Last Monday, the last major manufacturer of floppy disks, Sony, announced they were stopping production. In spite of the fact that the original iMac began the slow decline of the floppy into obsolescence, you may not realize that the floppy disk was one of the reasons for the popularity of the Apple II, the company's first mass-produced hit product.
In those days, most home computers used audio cassettes to save and load programs. If you ever had to load a program from audio cassette, you know what a pain it was. If the volume wasn't just right, you might get most of the way through loading a program when it would abort – and you'd have to try again (and often again and again). This was also the only way to save off your data – so if you wanted to save off a file, you connected up the cassette recorder and dumped it to tape.
Floppy drives might have been an alternative, but floppy controllers were complex and expensive. Steve Wozniak, one of the founders of Apple Computer, designed a controller with far fewer parts, substituting software for some of the things done by hardware. This less-expensive controller allowed Apple to sell a (relatively) cheap floppy drive to go with the Apple II.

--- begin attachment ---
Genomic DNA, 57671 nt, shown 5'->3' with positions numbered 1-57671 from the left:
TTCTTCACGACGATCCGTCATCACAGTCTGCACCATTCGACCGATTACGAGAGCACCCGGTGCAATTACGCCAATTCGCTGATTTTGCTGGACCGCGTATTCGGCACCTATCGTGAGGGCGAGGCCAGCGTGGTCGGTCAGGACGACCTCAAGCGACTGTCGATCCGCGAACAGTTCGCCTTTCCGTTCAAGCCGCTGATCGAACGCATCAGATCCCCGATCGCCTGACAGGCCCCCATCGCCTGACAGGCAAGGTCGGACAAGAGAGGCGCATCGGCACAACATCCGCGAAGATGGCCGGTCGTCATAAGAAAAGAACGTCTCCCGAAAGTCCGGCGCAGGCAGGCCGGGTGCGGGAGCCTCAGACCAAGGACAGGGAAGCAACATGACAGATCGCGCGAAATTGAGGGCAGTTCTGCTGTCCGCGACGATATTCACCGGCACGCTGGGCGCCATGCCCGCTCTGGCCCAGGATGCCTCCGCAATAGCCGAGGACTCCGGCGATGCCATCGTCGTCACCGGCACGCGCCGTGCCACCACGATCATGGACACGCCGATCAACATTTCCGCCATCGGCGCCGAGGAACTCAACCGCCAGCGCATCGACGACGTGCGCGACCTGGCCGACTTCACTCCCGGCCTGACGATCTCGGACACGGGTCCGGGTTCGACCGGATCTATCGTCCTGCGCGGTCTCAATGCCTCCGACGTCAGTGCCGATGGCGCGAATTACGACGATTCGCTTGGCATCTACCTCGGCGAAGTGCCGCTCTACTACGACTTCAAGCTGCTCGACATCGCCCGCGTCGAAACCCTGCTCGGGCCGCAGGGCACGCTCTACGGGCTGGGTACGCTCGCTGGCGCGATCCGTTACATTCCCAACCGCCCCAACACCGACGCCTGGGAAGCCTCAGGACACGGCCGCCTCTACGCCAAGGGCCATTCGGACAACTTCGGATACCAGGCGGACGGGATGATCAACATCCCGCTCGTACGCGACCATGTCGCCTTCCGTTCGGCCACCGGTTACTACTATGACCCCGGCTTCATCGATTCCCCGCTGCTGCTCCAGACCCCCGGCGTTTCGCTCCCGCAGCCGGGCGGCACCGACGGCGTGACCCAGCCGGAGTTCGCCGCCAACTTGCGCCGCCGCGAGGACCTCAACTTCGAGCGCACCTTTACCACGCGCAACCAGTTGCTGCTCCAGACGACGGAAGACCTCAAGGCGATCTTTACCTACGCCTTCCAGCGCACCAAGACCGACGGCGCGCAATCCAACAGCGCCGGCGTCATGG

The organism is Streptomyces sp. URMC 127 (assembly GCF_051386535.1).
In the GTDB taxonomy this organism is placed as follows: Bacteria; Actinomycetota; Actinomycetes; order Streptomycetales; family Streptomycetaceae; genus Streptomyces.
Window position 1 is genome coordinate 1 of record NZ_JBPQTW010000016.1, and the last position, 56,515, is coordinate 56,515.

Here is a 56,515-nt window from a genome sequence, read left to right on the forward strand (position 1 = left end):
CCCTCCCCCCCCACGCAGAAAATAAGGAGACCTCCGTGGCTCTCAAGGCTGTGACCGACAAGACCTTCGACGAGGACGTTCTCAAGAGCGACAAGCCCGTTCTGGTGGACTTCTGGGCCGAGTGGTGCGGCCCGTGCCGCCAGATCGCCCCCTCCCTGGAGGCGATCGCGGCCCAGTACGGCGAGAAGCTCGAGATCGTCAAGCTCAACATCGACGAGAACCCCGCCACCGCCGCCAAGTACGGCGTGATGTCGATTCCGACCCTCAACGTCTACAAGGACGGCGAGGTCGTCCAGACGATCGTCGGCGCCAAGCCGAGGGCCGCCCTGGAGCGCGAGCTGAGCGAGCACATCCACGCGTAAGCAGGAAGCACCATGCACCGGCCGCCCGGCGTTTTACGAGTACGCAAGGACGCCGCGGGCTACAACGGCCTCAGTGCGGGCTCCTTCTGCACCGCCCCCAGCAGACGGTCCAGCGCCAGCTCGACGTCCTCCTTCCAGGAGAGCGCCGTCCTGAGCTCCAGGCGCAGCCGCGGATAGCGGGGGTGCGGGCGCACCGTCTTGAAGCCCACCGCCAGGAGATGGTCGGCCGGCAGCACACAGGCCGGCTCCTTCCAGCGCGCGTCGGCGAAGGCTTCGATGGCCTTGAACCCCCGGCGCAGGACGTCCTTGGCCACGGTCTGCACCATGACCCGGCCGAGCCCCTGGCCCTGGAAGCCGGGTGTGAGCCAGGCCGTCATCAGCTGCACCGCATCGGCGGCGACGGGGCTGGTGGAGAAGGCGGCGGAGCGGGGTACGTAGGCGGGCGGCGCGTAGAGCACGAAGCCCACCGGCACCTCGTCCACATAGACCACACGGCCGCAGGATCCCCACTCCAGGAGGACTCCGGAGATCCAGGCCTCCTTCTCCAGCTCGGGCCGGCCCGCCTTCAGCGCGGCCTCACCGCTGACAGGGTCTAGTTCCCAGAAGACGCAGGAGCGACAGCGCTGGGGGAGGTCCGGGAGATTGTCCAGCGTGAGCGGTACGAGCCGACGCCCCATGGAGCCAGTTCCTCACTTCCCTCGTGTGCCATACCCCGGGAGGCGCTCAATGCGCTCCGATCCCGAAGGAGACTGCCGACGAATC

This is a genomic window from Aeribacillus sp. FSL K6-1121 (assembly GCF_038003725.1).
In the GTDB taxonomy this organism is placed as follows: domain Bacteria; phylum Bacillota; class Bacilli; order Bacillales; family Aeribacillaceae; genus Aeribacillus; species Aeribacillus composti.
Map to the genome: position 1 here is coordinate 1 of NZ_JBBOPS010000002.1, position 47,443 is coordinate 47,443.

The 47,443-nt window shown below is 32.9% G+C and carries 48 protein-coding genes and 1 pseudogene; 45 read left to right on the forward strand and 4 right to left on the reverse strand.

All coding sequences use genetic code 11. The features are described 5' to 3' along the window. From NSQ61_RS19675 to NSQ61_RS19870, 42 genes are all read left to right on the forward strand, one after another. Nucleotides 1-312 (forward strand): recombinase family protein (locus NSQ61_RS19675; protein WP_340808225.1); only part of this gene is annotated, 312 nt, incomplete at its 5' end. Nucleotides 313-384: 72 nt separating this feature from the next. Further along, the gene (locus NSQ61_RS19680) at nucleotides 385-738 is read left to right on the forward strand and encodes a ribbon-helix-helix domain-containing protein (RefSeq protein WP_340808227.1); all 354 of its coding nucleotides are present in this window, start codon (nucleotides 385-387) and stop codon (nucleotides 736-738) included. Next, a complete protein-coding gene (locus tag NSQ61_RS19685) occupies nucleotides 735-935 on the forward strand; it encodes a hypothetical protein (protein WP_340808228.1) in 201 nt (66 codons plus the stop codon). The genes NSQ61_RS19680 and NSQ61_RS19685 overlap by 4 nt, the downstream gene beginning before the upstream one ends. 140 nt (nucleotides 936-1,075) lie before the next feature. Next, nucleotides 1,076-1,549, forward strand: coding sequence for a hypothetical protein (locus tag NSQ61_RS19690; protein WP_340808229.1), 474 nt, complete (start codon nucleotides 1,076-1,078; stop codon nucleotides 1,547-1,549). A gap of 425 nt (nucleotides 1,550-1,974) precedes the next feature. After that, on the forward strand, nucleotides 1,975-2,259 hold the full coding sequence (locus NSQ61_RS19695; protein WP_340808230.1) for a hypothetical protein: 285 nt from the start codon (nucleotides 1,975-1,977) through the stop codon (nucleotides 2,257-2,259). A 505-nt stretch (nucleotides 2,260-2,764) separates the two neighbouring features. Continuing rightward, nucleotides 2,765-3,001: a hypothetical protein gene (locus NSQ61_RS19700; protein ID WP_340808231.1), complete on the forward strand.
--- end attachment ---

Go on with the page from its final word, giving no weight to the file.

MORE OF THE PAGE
Now, I've had plenty of floppies go bad, but they were never as frustrating as fooling with those cassettes. Moving to floppies felt like moving into the future!
But years later, Apple left the floppy drive off of the iMac, and helped bring about Monday's announcement. At the time, it was considered a radical move, but nowadays it's getting pretty tough to find a new computer with a floppy drive. I'm guessing few will mourn the passing of this once ubiquitous tech. Some of you may never have even used one!
So the next time Apple makes a radical move, making some technology obsolete, pause for a moment before passing judgement and think of the old floppy.